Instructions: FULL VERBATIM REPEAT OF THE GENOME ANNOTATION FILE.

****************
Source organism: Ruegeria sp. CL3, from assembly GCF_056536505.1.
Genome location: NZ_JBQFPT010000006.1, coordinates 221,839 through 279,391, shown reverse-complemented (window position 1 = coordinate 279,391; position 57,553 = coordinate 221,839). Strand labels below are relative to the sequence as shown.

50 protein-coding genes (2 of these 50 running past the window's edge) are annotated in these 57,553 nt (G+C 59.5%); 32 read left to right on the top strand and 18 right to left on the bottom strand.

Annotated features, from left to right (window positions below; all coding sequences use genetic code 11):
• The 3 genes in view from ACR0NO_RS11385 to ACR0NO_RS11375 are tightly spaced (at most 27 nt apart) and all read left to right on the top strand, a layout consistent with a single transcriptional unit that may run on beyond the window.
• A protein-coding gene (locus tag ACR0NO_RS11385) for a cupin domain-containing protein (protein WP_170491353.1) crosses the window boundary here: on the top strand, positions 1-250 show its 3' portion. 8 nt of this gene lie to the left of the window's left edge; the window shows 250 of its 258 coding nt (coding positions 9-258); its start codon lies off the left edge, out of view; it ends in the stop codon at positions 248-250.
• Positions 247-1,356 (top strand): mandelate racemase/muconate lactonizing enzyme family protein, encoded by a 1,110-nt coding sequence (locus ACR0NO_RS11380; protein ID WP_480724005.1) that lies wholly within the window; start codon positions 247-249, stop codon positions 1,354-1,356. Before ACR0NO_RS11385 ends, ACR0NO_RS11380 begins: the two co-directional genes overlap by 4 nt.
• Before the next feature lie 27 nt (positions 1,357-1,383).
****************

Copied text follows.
Source organism: Ruegeria sp. CL3, from assembly GCF_056536505.1.
Genome location: NZ_JBQFPT010000006.1, coordinates 221,839 through 279,391, shown reverse-complemented (window position 1 = coordinate 279,391; position 57,553 = coordinate 221,839). Strand labels below are relative to the sequence as shown.

50 protein-coding genes (2 of these 50 running past the window's edge) are annotated in these 57,553 nt (G+C 59.5%); 32 read left to right on the top strand and 18 right to left on the bottom strand.

Annotated features, from left to right (window positions below; all coding sequences use genetic code 11):
• The 3 genes in view from ACR0NO_RS11385 to ACR0NO_RS11375 are tightly spaced (at most 27 nt apart) and all read left to right on the top strand, a layout consistent with a single transcriptional unit that may run on beyond the window.
• A protein-coding gene (locus tag ACR0NO_RS11385) for a cupin domain-containing protein (protein WP_170491353.1) crosses the window boundary here: on the top strand, positions 1-250 show its 3' portion. 8 nt of this gene lie to the left of the window's left edge; the window shows 250 of its 258 coding nt (coding positions 9-258); its start codon lies off the left edge, out of view; it ends in the stop codon at positions 248-250.
• Positions 247-1,356 (top strand): mandelate racemase/muconate lactonizing enzyme family protein, encoded by a 1,110-nt coding sequence (locus ACR0NO_RS11380; protein ID WP_480724005.1) that lies wholly within the window; start codon positions 247-249, stop codon positions 1,354-1,356. Before ACR0NO_RS11385 ends, ACR0NO_RS11380 begins: the two co-directional genes overlap by 4 nt.
• Before the next feature lie 27 nt (positions 1,357-1,383).